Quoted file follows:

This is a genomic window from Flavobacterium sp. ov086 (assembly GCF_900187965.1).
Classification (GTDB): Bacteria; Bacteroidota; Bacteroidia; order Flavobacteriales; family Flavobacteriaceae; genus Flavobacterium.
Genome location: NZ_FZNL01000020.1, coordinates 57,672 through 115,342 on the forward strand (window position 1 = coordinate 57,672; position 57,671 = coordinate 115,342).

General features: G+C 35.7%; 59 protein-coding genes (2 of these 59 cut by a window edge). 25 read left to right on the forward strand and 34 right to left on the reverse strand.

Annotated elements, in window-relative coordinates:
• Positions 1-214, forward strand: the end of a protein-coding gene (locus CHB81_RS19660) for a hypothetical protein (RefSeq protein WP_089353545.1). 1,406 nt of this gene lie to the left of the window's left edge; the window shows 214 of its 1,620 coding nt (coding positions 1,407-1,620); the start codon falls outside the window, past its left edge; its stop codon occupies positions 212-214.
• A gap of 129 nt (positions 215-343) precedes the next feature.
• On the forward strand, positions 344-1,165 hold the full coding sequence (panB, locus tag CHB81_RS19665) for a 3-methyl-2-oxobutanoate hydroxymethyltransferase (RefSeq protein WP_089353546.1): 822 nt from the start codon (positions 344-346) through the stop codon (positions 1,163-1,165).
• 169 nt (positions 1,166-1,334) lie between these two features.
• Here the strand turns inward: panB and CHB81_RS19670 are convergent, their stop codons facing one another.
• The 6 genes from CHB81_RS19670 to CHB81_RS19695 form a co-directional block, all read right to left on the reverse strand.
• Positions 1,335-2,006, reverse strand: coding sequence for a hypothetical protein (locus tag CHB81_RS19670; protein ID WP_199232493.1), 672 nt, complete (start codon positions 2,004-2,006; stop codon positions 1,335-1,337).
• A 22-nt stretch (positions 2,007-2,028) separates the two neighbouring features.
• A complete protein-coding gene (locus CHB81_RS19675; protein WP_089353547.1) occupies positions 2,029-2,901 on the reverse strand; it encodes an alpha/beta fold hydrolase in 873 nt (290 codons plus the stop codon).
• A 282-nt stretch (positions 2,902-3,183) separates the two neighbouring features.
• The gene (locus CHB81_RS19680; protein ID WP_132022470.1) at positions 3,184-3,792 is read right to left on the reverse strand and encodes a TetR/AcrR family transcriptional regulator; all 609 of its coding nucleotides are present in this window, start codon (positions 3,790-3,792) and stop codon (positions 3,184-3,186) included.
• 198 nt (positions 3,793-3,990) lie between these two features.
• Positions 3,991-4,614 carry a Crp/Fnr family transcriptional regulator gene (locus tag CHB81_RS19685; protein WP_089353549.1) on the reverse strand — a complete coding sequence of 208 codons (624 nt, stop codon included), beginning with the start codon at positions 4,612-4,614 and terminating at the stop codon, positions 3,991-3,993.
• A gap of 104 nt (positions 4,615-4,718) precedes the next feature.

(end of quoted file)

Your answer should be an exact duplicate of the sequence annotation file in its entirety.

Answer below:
This is a genomic window from Flavobacterium sp. ov086 (assembly GCF_900187965.1).
Classification (GTDB): Bacteria; Bacteroidota; Bacteroidia; order Flavobacteriales; family Flavobacteriaceae; genus Flavobacterium.
Genome location: NZ_FZNL01000020.1, coordinates 57,672 through 115,342 on the forward strand (window position 1 = coordinate 57,672; position 57,671 = coordinate 115,342).

General features: G+C 35.7%; 59 protein-coding genes (2 of these 59 cut by a window edge). 25 read left to right on the forward strand and 34 right to left on the reverse strand.

Annotated elements, in window-relative coordinates:
• Positions 1-214, forward strand: the end of a protein-coding gene (locus CHB81_RS19660) for a hypothetical protein (RefSeq protein WP_089353545.1). 1,406 nt of this gene lie to the left of the window's left edge; the window shows 214 of its 1,620 coding nt (coding positions 1,407-1,620); the start codon falls outside the window, past its left edge; its stop codon occupies positions 212-214.
• A gap of 129 nt (positions 215-343) precedes the next feature.
• On the forward strand, positions 344-1,165 hold the full coding sequence (panB, locus tag CHB81_RS19665) for a 3-methyl-2-oxobutanoate hydroxymethyltransferase (RefSeq protein WP_089353546.1): 822 nt from the start codon (positions 344-346) through the stop codon (positions 1,163-1,165).
• 169 nt (positions 1,166-1,334) lie between these two features.
• Here the strand turns inward: panB and CHB81_RS19670 are convergent, their stop codons facing one another.
• The 6 genes from CHB81_RS19670 to CHB81_RS19695 form a co-directional block, all read right to left on the reverse strand.
• Positions 1,335-2,006, reverse strand: coding sequence for a hypothetical protein (locus tag CHB81_RS19670; protein ID WP_199232493.1), 672 nt, complete (start codon positions 2,004-2,006; stop codon positions 1,335-1,337).
• A 22-nt stretch (positions 2,007-2,028) separates the two neighbouring features.
• A complete protein-coding gene (locus CHB81_RS19675; protein WP_089353547.1) occupies positions 2,029-2,901 on the reverse strand; it encodes an alpha/beta fold hydrolase in 873 nt (290 codons plus the stop codon).
• A 282-nt stretch (positions 2,902-3,183) separates the two neighbouring features.
• The gene (locus CHB81_RS19680; protein ID WP_132022470.1) at positions 3,184-3,792 is read right to left on the reverse strand and encodes a TetR/AcrR family transcriptional regulator; all 609 of its coding nucleotides are present in this window, start codon (positions 3,790-3,792) and stop codon (positions 3,184-3,186) included.
• 198 nt (positions 3,793-3,990) lie between these two features.
• Positions 3,991-4,614 carry a Crp/Fnr family transcriptional regulator gene (locus tag CHB81_RS19685; protein WP_089353549.1) on the reverse strand — a complete coding sequence of 208 codons (624 nt, stop codon included), beginning with the start codon at positions 4,612-4,614 and terminating at the stop codon, positions 3,991-3,993.
• A gap of 104 nt (positions 4,615-4,718) precedes the next feature.